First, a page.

AnimationMovie Reviews

Chip ‘n Dale: Rescue Rangers review

For a certain generation there’s not going to be a more entertaining and fan-pleasing film than Chip ‘n Dale: Rescue Rangers. And it’s a lock to be on my 2022 Top 10 films.

Decades removed from their breakout starring role in the TV series Rescue Rangers, Chip and Dale are navigating widely different paths in life. Chip (John Mulaney) is leading a regular life selling insurance.


Dale (Andy Samberg) is a regular on the convention circuit hanging out with forgotten stars and in some cases, the would-be stars that never got their big break. Rescue Rangers is set in a hybrid world where humans and animated characters peacefully co-exist. Clearly this is an idealized fantasy world, and it seems like an amazing place to visit.

The estranged friends reunite when their pal, Monterey Jack (Eric Bana), calls for their assistance. Jack fell in with a bad crowd and now owes Sweet Pete (Will Arnett, The LEGO Batman Movie) some major money. If Jack can’t pay, he’s going to get bootlegged — an insidious process that alters animated characters’ appearance so they can star in Pete’s bootleg overseas films.

Chip and Dale get some help from Ellie (Kiki Layne, Coming 2 America), a police detective and self-proclaimed Rescue Rangers fangirl.


There’s been plenty of live action/animated films that have worked in a litany of surprise cameos that cross studio/company jurisdictions. Most of them work simply from the unlikely pairings, but Rescue Rangers best captures the magic of the originator of this concept with Who Framed Roger Rabbit?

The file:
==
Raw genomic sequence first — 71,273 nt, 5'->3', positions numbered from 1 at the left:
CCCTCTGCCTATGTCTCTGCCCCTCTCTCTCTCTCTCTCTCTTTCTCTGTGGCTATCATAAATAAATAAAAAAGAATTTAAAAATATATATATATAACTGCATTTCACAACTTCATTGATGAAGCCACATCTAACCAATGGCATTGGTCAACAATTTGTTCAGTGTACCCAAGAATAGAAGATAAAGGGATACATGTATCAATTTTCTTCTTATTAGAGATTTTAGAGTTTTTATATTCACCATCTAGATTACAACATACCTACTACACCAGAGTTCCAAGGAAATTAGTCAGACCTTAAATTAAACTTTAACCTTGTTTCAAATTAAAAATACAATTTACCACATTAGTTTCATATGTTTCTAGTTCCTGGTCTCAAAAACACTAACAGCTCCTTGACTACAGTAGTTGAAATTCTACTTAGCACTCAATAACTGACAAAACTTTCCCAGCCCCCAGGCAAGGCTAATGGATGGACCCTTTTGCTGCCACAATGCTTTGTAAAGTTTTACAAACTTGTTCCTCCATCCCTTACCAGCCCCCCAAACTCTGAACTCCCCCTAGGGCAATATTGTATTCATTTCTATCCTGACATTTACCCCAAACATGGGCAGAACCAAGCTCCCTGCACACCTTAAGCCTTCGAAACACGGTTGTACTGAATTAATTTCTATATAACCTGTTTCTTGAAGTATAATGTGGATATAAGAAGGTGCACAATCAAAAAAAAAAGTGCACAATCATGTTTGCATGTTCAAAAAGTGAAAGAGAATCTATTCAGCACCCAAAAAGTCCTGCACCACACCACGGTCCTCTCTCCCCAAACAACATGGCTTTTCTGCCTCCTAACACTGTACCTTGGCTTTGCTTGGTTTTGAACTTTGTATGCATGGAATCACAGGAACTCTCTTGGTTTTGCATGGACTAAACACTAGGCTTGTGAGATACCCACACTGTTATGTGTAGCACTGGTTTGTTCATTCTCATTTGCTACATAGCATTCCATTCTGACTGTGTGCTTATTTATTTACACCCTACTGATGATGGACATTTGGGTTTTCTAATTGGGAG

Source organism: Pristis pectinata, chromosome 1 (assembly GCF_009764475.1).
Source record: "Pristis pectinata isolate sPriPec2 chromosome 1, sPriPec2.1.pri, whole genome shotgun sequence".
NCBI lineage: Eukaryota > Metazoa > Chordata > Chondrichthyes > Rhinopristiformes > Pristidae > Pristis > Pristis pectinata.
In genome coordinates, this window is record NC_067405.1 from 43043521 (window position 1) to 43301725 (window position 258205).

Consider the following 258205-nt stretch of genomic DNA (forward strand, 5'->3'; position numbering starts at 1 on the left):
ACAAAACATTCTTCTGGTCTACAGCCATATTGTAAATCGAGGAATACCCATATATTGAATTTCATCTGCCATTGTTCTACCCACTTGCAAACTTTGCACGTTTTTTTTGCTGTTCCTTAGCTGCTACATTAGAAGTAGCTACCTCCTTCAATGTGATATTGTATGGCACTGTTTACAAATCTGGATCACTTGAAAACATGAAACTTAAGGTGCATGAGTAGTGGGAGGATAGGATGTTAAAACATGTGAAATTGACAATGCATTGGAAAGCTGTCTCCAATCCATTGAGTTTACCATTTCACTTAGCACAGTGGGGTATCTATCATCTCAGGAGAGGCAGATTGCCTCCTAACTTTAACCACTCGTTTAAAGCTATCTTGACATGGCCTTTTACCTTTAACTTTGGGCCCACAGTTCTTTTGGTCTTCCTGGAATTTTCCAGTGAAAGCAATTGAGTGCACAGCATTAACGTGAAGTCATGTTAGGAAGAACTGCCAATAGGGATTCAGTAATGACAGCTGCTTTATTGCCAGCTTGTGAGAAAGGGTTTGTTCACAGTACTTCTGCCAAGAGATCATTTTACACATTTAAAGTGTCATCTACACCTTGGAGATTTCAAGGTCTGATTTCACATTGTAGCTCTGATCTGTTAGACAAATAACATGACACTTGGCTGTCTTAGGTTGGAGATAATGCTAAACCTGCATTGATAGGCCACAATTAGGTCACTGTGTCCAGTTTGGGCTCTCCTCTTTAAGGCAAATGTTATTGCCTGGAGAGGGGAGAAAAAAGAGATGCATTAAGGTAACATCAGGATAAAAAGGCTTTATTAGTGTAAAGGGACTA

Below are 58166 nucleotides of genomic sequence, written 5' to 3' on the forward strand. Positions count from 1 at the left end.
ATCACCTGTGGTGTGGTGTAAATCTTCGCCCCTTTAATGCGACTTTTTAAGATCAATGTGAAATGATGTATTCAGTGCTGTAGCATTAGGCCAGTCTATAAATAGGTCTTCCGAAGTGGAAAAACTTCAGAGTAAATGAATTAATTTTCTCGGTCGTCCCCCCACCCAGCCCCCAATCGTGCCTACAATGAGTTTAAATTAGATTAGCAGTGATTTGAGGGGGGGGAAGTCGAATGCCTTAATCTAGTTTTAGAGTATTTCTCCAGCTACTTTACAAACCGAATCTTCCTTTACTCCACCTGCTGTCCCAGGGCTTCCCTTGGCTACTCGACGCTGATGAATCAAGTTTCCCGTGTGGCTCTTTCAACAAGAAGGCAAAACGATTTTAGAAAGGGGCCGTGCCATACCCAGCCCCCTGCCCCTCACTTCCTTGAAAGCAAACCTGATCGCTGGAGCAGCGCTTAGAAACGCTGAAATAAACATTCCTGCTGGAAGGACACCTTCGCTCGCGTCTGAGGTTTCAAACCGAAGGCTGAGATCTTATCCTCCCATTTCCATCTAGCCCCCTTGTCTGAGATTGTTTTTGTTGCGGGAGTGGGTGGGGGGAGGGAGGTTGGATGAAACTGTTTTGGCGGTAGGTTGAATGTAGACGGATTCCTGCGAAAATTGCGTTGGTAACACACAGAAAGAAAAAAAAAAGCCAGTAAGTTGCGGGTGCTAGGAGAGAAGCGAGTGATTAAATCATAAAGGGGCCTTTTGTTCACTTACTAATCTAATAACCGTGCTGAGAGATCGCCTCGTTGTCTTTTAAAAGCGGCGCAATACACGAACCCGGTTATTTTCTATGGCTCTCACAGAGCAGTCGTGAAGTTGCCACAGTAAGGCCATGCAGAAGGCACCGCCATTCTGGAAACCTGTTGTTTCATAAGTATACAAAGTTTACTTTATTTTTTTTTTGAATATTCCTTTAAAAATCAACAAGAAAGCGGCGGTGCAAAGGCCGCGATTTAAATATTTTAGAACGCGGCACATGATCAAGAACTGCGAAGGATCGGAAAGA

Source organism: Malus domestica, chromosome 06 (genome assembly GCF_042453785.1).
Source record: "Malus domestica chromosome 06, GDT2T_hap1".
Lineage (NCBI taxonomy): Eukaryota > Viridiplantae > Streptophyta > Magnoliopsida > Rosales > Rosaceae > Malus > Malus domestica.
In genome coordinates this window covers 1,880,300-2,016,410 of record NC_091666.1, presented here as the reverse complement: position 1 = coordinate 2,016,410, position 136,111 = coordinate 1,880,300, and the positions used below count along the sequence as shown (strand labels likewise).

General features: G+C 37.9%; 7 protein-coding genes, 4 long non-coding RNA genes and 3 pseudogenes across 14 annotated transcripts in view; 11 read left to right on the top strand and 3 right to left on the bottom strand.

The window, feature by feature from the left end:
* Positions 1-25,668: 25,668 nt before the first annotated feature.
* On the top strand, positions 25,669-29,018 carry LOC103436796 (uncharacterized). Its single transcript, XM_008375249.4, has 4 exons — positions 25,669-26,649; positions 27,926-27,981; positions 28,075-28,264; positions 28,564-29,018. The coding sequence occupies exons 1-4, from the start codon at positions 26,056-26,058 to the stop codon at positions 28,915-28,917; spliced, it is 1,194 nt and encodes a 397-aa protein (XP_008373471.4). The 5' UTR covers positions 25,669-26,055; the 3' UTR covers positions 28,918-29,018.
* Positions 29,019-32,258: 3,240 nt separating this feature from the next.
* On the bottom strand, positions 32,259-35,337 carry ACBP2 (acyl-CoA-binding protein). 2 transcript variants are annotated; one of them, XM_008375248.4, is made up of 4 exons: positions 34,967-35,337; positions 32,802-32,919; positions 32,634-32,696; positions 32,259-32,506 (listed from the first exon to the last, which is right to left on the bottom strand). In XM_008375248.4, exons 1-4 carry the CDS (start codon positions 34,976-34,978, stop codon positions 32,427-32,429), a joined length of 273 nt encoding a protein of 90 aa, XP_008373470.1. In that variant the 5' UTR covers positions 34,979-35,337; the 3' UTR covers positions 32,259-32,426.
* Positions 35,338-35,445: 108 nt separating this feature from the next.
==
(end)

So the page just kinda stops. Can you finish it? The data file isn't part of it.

For the sake of retaining the surprise for first-time viewers, I’ll avoid spoilers on the cameos. It’s so much more rewarding not having any idea which characters to expect and some of the cameos provide some of the film’s best moments. Not in a stealing the film from the title characters manner but adding to the overall experience.


Rescue Rangers’ fun doesn’t just come from the cameos, but the script, which is filled with so many glorious terrible puns.

A major part of the film’s charm is how screenwriters Dan Gregor and Doug Maud poke fun at various trends, the nostalgia wave and pop culture in general in a good-natured manner. To stay ready for the call for a new gig, Dale got a CGI makeover while Chip retains his classic hand-drawn animation style.


Some of the former How I Met Your Mother writers’ targets are so easily ridiculed that the jokes could have quickly become mean-spirited. With Rescue Rangers, everyone seems in on the joke. It doesn’t hurt that there’s so many targets so no property or character is maliciously singled out. It’s probably going to take multiple viewings to catch all the Easter Eggs and place all the cameos.


Director Akiva Schaffer blends the animated and real world elements seamlessly. That’s even more impressive considering the different visual styles for Chip and Dale.

The film also does right by fans of the show in creating roles for original cast members Tress MacNeille, Alan Oppenheimer and Jim Cummings. And mild spoiler, the full Rescue Rangers squad does get their moment together.


Schaffer finds the right balance of showing a deep appreciation of the source material, spoofing the reboot mentality and creating a memorable adventure that’s highly enjoyable for both longtime and new fans.

Rating: 10 out of 10

Photo Credit: Disney

Check out the Rescue Rangers Two Movie Collection on DVD on Amazon.

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